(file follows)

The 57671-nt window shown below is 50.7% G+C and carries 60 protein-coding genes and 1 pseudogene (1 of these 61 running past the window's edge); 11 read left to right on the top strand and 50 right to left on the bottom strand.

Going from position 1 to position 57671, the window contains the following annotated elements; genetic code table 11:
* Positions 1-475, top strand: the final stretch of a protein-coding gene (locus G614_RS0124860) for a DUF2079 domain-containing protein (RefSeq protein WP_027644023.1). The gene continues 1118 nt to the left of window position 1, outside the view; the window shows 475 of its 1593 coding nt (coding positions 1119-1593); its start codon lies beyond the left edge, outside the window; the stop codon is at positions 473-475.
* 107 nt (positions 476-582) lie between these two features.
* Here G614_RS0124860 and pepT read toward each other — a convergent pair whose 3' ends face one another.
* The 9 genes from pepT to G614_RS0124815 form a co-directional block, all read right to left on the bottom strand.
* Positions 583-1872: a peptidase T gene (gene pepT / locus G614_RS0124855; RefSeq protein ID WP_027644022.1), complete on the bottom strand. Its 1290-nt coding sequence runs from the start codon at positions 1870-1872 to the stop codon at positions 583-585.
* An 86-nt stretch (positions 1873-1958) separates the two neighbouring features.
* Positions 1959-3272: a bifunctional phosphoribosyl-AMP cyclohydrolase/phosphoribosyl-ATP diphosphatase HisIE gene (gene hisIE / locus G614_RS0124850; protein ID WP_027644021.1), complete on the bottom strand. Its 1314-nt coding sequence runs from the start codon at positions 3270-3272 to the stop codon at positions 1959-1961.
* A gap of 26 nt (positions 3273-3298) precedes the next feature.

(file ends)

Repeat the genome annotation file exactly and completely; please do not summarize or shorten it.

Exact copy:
The 57671-nt window shown below is 50.7% G+C and carries 60 protein-coding genes and 1 pseudogene (1 of these 61 running past the window's edge); 11 read left to right on the top strand and 50 right to left on the bottom strand.

Going from position 1 to position 57671, the window contains the following annotated elements; genetic code table 11:
* Positions 1-475, top strand: the final stretch of a protein-coding gene (locus G614_RS0124860) for a DUF2079 domain-containing protein (RefSeq protein WP_027644023.1). The gene continues 1118 nt to the left of window position 1, outside the view; the window shows 475 of its 1593 coding nt (coding positions 1119-1593); its start codon lies beyond the left edge, outside the window; the stop codon is at positions 473-475.
* 107 nt (positions 476-582) lie between these two features.
* Here G614_RS0124860 and pepT read toward each other — a convergent pair whose 3' ends face one another.
* The 9 genes from pepT to G614_RS0124815 form a co-directional block, all read right to left on the bottom strand.
* Positions 583-1872: a peptidase T gene (gene pepT / locus G614_RS0124855; RefSeq protein ID WP_027644022.1), complete on the bottom strand. Its 1290-nt coding sequence runs from the start codon at positions 1870-1872 to the stop codon at positions 583-585.
* An 86-nt stretch (positions 1873-1958) separates the two neighbouring features.
* Positions 1959-3272: a bifunctional phosphoribosyl-AMP cyclohydrolase/phosphoribosyl-ATP diphosphatase HisIE gene (gene hisIE / locus G614_RS0124850; protein ID WP_027644021.1), complete on the bottom strand. Its 1314-nt coding sequence runs from the start codon at positions 3270-3272 to the stop codon at positions 1959-1961.
* A gap of 26 nt (positions 3273-3298) precedes the next feature.